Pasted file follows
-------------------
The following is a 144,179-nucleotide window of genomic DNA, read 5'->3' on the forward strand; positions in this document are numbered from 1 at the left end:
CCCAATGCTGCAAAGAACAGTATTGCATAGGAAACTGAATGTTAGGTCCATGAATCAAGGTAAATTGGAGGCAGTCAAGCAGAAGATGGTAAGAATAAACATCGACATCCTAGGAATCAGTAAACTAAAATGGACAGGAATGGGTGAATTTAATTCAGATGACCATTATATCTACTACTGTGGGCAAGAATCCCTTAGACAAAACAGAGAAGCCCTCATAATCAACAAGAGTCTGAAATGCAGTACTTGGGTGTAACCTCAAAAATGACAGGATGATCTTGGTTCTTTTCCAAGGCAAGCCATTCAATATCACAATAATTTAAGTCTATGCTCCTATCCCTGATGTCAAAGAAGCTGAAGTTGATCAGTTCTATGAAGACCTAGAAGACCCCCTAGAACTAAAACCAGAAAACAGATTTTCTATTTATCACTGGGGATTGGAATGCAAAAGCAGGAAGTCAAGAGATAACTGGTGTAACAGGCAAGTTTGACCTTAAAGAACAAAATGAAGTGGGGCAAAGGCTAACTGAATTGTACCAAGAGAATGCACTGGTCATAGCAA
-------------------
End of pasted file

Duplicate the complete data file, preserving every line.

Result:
The following is a 144,179-nucleotide window of genomic DNA, read 5'->3' on the forward strand; positions in this document are numbered from 1 at the left end:
CCCAATGCTGCAAAGAACAGTATTGCATAGGAAACTGAATGTTAGGTCCATGAATCAAGGTAAATTGGAGGCAGTCAAGCAGAAGATGGTAAGAATAAACATCGACATCCTAGGAATCAGTAAACTAAAATGGACAGGAATGGGTGAATTTAATTCAGATGACCATTATATCTACTACTGTGGGCAAGAATCCCTTAGACAAAACAGAGAAGCCCTCATAATCAACAAGAGTCTGAAATGCAGTACTTGGGTGTAACCTCAAAAATGACAGGATGATCTTGGTTCTTTTCCAAGGCAAGCCATTCAATATCACAATAATTTAAGTCTATGCTCCTATCCCTGATGTCAAAGAAGCTGAAGTTGATCAGTTCTATGAAGACCTAGAAGACCCCCTAGAACTAAAACCAGAAAACAGATTTTCTATTTATCACTGGGGATTGGAATGCAAAAGCAGGAAGTCAAGAGATAACTGGTGTAACAGGCAAGTTTGACCTTAAAGAACAAAATGAAGTGGGGCAAAGGCTAACTGAATTGTACCAAGAGAATGCACTGGTCATAGCAA